Paul Dunne had a dream 2015 season, leading The Open through 54 holes and then following a winning the Walker Cup performance with a successful trip to Q-School.
He's now a fully fledged European Tour card holder but it was his challenge for The Open at St Andrews that really caught the imagination of the general public. The 23-year old Greystones golfer dropped in to RTE on Tuesday to chat with Ray Darcy about his breakout year.
Some of the highlights:
On The Open
"I wouldn't see it as a personal achievement because I didn't finish it off the way I wanted to. But it was an eye-opening experience to see that when I did play well, I could compete."
On thoughts of winning The Open on the final day
"It was on my mind. But it wasn't any more on my mind that it was on Thursday.... People think I bottled it but I really feel that didn't give myself a chance going into the back nine. So once my chance was gone going into the back nine, the adrenaline was gone because I wasn't playing for any of the money. So whether I finished 15th or 30th, it didn't make any difference."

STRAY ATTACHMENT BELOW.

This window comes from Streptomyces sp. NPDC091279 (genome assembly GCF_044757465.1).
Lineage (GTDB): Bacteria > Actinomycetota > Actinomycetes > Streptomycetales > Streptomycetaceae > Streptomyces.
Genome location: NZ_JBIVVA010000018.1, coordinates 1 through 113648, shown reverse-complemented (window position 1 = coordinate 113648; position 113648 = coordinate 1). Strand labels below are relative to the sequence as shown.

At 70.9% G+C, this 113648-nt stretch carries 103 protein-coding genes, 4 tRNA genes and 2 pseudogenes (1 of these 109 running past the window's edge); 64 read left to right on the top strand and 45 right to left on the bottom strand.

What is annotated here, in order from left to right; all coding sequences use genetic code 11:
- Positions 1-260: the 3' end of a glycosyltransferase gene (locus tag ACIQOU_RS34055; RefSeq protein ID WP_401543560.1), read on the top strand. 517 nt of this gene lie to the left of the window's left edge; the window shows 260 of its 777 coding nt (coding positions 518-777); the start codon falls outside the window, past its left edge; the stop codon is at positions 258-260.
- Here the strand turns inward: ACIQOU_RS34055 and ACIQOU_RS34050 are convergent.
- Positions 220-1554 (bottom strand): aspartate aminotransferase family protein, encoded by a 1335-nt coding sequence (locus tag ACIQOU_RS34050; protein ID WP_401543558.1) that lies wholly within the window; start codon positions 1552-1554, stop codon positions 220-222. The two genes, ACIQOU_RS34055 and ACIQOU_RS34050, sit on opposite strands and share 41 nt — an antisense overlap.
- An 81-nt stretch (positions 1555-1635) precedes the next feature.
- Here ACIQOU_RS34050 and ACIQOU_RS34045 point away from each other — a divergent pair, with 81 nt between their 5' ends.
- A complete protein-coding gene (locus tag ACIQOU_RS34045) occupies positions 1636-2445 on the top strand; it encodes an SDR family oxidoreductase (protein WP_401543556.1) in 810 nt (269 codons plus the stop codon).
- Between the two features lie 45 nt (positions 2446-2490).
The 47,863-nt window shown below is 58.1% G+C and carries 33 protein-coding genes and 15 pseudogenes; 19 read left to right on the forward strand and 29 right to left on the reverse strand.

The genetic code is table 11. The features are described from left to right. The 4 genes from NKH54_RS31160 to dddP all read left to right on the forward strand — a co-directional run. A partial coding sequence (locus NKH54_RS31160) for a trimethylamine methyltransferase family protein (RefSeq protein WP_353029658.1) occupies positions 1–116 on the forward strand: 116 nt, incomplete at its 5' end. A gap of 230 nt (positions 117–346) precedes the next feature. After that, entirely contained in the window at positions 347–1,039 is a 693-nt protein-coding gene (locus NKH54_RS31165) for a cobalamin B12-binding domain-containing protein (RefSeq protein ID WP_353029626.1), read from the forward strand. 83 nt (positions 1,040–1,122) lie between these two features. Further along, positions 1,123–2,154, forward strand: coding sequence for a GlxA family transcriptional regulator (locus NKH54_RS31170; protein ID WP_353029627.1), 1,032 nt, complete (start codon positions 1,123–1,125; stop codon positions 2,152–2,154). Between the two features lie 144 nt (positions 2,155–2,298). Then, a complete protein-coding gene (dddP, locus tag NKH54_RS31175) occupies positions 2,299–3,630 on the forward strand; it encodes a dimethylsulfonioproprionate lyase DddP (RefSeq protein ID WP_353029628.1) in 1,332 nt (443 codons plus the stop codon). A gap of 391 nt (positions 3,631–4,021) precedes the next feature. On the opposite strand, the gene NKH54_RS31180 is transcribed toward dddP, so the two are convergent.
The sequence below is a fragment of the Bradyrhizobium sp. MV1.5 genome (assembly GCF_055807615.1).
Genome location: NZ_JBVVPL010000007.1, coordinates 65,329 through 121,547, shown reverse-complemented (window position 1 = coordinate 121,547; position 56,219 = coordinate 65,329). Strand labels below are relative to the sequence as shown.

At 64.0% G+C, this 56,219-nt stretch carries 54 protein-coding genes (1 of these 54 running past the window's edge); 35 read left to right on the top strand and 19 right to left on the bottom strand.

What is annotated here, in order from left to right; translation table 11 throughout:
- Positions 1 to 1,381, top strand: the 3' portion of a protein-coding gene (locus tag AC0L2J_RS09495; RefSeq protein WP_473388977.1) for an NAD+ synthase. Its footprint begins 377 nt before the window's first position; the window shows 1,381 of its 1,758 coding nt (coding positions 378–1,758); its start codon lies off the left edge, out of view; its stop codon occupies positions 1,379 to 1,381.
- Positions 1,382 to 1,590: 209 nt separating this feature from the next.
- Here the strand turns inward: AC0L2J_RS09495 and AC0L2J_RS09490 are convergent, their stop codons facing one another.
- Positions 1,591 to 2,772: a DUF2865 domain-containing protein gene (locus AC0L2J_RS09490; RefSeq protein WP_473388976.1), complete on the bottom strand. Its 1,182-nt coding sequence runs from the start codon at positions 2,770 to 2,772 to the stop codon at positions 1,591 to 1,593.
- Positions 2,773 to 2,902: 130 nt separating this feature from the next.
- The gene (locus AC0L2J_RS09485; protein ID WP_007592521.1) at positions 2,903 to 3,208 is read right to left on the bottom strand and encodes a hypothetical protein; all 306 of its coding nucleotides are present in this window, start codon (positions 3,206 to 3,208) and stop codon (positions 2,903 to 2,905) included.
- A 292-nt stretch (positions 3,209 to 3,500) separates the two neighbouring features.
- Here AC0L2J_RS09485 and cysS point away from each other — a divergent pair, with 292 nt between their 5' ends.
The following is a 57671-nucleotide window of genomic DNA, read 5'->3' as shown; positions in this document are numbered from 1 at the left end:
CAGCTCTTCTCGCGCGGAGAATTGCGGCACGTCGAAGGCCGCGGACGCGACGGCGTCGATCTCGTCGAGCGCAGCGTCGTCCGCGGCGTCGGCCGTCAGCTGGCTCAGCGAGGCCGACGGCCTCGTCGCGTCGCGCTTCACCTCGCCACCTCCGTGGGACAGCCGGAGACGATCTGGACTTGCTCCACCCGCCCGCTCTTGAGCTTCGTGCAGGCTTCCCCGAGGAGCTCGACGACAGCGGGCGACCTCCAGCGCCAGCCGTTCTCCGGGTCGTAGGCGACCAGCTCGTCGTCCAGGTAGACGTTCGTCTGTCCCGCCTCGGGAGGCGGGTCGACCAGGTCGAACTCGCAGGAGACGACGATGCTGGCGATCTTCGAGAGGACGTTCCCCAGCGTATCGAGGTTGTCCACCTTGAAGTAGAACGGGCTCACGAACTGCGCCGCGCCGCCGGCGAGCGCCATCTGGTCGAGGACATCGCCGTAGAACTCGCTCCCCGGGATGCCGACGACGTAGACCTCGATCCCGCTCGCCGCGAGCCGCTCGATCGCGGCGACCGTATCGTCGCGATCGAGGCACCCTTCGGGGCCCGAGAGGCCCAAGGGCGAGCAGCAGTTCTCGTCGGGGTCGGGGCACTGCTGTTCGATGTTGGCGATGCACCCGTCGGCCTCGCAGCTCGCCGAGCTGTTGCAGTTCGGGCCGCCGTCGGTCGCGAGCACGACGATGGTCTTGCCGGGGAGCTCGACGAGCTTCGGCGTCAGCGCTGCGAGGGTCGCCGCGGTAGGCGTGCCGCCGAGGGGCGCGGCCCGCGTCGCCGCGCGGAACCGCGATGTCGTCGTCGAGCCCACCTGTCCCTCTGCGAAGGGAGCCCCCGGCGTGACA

On fitness and nutrition
"It's definitely turning into a more athletic sport. As it develops and the sports science improves, you can see the benefits — golf swings getting faster and people are hitting it further and the stronger you are the easier it is to control your golf swing."
Ambitions of winning on tour
"I am just going to keep concentrating on getting better. That's what my coach in America has emphasised the last few years. If you can just get better every year, the results take care of themselves. Hopefully I go out and win this year or do well. But if not, I am just going to stick to the process of getting better and it will take care of itself over time."
On ways of dealing with pressure
"I do a lot of work on my breathing. I think that is quite important. Even the tempo of your walk. Simple things can have a big impact. If you find yourself walking quicker than you did the previous day then your heart race is going to increase and you are going to feel a little more shaky and nervous over shots. Small things that people wouldn't think of make a big difference."